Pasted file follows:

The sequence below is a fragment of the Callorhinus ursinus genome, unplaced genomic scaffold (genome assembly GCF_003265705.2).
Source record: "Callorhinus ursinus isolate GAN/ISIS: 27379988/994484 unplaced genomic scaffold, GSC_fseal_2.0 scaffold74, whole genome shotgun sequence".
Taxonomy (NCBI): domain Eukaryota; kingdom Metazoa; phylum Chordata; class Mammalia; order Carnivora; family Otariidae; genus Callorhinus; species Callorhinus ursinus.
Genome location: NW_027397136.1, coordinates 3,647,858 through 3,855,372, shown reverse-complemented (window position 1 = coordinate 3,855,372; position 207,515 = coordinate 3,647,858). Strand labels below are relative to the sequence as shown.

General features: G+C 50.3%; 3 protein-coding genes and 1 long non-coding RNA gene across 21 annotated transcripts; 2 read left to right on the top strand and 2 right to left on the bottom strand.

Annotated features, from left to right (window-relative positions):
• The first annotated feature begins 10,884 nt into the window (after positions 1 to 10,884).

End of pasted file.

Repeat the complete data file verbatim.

The sequence below is a fragment of the Callorhinus ursinus genome, unplaced genomic scaffold (genome assembly GCF_003265705.2).
Source record: "Callorhinus ursinus isolate GAN/ISIS: 27379988/994484 unplaced genomic scaffold, GSC_fseal_2.0 scaffold74, whole genome shotgun sequence".
Taxonomy (NCBI): domain Eukaryota; kingdom Metazoa; phylum Chordata; class Mammalia; order Carnivora; family Otariidae; genus Callorhinus; species Callorhinus ursinus.
Genome location: NW_027397136.1, coordinates 3,647,858 through 3,855,372, shown reverse-complemented (window position 1 = coordinate 3,855,372; position 207,515 = coordinate 3,647,858). Strand labels below are relative to the sequence as shown.

General features: G+C 50.3%; 3 protein-coding genes and 1 long non-coding RNA gene across 21 annotated transcripts; 2 read left to right on the top strand and 2 right to left on the bottom strand.

Annotated features, from left to right (window-relative positions):
• The first annotated feature begins 10,884 nt into the window (after positions 1 to 10,884).